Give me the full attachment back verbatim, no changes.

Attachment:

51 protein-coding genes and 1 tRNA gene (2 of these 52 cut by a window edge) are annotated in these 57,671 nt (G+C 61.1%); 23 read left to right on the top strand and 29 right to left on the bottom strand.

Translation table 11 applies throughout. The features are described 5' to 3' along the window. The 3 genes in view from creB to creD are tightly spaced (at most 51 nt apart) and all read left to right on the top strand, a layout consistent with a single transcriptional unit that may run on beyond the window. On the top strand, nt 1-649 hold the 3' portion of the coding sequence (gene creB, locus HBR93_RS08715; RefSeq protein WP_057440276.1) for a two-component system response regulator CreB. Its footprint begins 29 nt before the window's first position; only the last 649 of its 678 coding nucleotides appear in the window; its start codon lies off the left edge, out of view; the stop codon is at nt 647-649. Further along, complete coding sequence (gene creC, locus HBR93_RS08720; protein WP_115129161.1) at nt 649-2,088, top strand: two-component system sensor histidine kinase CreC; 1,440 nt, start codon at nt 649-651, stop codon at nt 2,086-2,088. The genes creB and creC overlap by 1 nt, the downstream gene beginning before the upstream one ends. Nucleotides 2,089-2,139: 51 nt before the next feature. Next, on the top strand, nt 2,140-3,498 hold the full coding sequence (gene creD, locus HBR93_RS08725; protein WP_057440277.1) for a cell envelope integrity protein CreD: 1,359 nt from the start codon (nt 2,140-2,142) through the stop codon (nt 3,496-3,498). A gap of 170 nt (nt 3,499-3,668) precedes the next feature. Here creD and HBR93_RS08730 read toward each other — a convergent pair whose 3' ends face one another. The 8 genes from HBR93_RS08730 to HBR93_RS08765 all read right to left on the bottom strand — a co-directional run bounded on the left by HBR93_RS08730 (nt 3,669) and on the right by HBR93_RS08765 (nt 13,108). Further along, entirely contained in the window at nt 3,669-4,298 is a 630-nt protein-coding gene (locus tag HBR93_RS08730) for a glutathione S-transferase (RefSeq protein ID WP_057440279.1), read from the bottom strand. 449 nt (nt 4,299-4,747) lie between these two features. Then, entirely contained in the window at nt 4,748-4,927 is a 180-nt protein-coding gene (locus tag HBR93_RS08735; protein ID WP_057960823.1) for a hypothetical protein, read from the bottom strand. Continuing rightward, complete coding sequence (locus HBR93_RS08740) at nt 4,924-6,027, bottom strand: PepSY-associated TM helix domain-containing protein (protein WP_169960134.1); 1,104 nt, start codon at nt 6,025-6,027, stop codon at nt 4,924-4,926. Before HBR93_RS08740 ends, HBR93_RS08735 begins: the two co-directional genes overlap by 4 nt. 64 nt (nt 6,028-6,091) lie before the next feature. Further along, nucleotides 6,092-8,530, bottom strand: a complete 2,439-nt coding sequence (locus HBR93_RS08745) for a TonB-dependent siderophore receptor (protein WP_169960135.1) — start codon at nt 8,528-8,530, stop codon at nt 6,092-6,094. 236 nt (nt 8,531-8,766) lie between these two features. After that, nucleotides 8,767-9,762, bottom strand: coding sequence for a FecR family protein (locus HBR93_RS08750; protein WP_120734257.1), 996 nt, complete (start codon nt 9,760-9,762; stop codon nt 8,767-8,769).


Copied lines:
51 protein-coding genes and 1 tRNA gene (2 of these 52 cut by a window edge) are annotated in these 57,671 nt (G+C 61.1%); 23 read left to right on the top strand and 29 right to left on the bottom strand.

Translation table 11 applies throughout. The features are described 5' to 3' along the window. The 3 genes in view from creB to creD are tightly spaced (at most 51 nt apart) and all read left to right on the top strand, a layout consistent with a single transcriptional unit that may run on beyond the window. On the top strand, nt 1-649 hold the 3' portion of the coding sequence (gene creB, locus HBR93_RS08715; RefSeq protein WP_057440276.1) for a two-component system response regulator CreB. Its footprint begins 29 nt before the window's first position; only the last 649 of its 678 coding nucleotides appear in the window; its start codon lies off the left edge, out of view; the stop codon is at nt 647-649. Further along, complete coding sequence (gene creC, locus HBR93_RS08720; protein WP_115129161.1) at nt 649-2,088, top strand: two-component system sensor histidine kinase CreC; 1,440 nt, start codon at nt 649-651, stop codon at nt 2,086-2,088. The genes creB and creC overlap by 1 nt, the downstream gene beginning before the upstream one ends. Nucleotides 2,089-2,139: 51 nt before the next feature. Next, on the top strand, nt 2,140-3,498 hold the full coding sequence (gene creD, locus HBR93_RS08725; protein WP_057440277.1) for a cell envelope integrity protein CreD: 1,359 nt from the start codon (nt 2,140-2,142) through the stop codon (nt 3,496-3,498). A gap of 170 nt (nt 3,499-3,668) precedes the next feature. Here creD and HBR93_RS08730 read toward each other — a convergent pair whose 3' ends face one another. The 8 genes from HBR93_RS08730 to HBR93_RS08765 all read right to left on the bottom strand — a co-directional run bounded on the left by HBR93_RS08730 (nt 3,669) and on the right by HBR93_RS08765 (nt 13,108). Further along, entirely contained in the window at nt 3,669-4,298 is a 630-nt protein-coding gene (locus tag HBR93_RS08730) for a glutathione S-transferase (RefSeq protein ID WP_057440279.1), read from the bottom strand. 449 nt (nt 4,299-4,747) lie between these two features. Then, entirely contained in the window at nt 4,748-4,927 is a 180-nt protein-coding gene (locus tag HBR93_RS08735; protein ID WP_057960823.1) for a hypothetical protein, read from the bottom strand. Continuing rightward, complete coding sequence (locus HBR93_RS08740) at nt 4,924-6,027, bottom strand: PepSY-associated TM helix domain-containing protein (protein WP_169960134.1); 1,104 nt, start codon at nt 6,025-6,027, stop codon at nt 4,924-4,926. Before HBR93_RS08740 ends, HBR93_RS08735 begins: the two co-directional genes overlap by 4 nt. 64 nt (nt 6,028-6,091) lie before the next feature. Further along, nucleotides 6,092-8,530, bottom strand: a complete 2,439-nt coding sequence (locus HBR93_RS08745) for a TonB-dependent siderophore receptor (protein WP_169960135.1) — start codon at nt 8,528-8,530, stop codon at nt 6,092-6,094. 236 nt (nt 8,531-8,766) lie between these two features. After that, nucleotides 8,767-9,762, bottom strand: coding sequence for a FecR family protein (locus HBR93_RS08750; protein WP_120734257.1), 996 nt, complete (start codon nt 9,760-9,762; stop codon nt 8,767-8,769).